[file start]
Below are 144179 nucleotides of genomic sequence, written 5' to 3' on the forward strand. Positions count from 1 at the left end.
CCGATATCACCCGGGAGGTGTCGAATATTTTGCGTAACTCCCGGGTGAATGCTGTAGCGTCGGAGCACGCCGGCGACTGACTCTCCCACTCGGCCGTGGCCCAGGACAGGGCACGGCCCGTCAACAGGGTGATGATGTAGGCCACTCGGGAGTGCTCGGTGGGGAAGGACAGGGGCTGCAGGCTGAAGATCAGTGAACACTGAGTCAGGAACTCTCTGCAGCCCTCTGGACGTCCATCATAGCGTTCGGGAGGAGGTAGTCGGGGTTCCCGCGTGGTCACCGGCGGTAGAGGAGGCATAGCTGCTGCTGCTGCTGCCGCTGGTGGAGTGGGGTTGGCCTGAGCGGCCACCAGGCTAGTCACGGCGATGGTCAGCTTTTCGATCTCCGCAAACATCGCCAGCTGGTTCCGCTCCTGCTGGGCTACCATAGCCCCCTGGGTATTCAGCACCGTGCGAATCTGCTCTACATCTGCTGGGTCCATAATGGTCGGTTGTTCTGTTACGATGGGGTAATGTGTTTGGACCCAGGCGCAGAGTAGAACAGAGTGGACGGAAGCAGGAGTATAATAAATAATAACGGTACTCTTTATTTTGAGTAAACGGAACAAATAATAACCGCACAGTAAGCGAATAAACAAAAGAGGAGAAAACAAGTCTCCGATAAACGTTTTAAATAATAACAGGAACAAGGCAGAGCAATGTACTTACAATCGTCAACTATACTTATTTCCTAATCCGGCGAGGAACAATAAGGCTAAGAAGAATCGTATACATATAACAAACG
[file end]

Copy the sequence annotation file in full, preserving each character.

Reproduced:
Below are 144179 nucleotides of genomic sequence, written 5' to 3' on the forward strand. Positions count from 1 at the left end.
CCGATATCACCCGGGAGGTGTCGAATATTTTGCGTAACTCCCGGGTGAATGCTGTAGCGTCGGAGCACGCCGGCGACTGACTCTCCCACTCGGCCGTGGCCCAGGACAGGGCACGGCCCGTCAACAGGGTGATGATGTAGGCCACTCGGGAGTGCTCGGTGGGGAAGGACAGGGGCTGCAGGCTGAAGATCAGTGAACACTGAGTCAGGAACTCTCTGCAGCCCTCTGGACGTCCATCATAGCGTTCGGGAGGAGGTAGTCGGGGTTCCCGCGTGGTCACCGGCGGTAGAGGAGGCATAGCTGCTGCTGCTGCTGCCGCTGGTGGAGTGGGGTTGGCCTGAGCGGCCACCAGGCTAGTCACGGCGATGGTCAGCTTTTCGATCTCCGCAAACATCGCCAGCTGGTTCCGCTCCTGCTGGGCTACCATAGCCCCCTGGGTATTCAGCACCGTGCGAATCTGCTCTACATCTGCTGGGTCCATAATGGTCGGTTGTTCTGTTACGATGGGGTAATGTGTTTGGACCCAGGCGCAGAGTAGAACAGAGTGGACGGAAGCAGGAGTATAATAAATAATAACGGTACTCTTTATTTTGAGTAAACGGAACAAATAATAACCGCACAGTAAGCGAATAAACAAAAGAGGAGAAAACAAGTCTCCGATAAACGTTTTAAATAATAACAGGAACAAGGCAGAGCAATGTACTTACAATCGTCAACTATACTTATTTCCTAATCCGGCGAGGAACAATAAGGCTAAGAAGAATCGTATACATATAACAAACG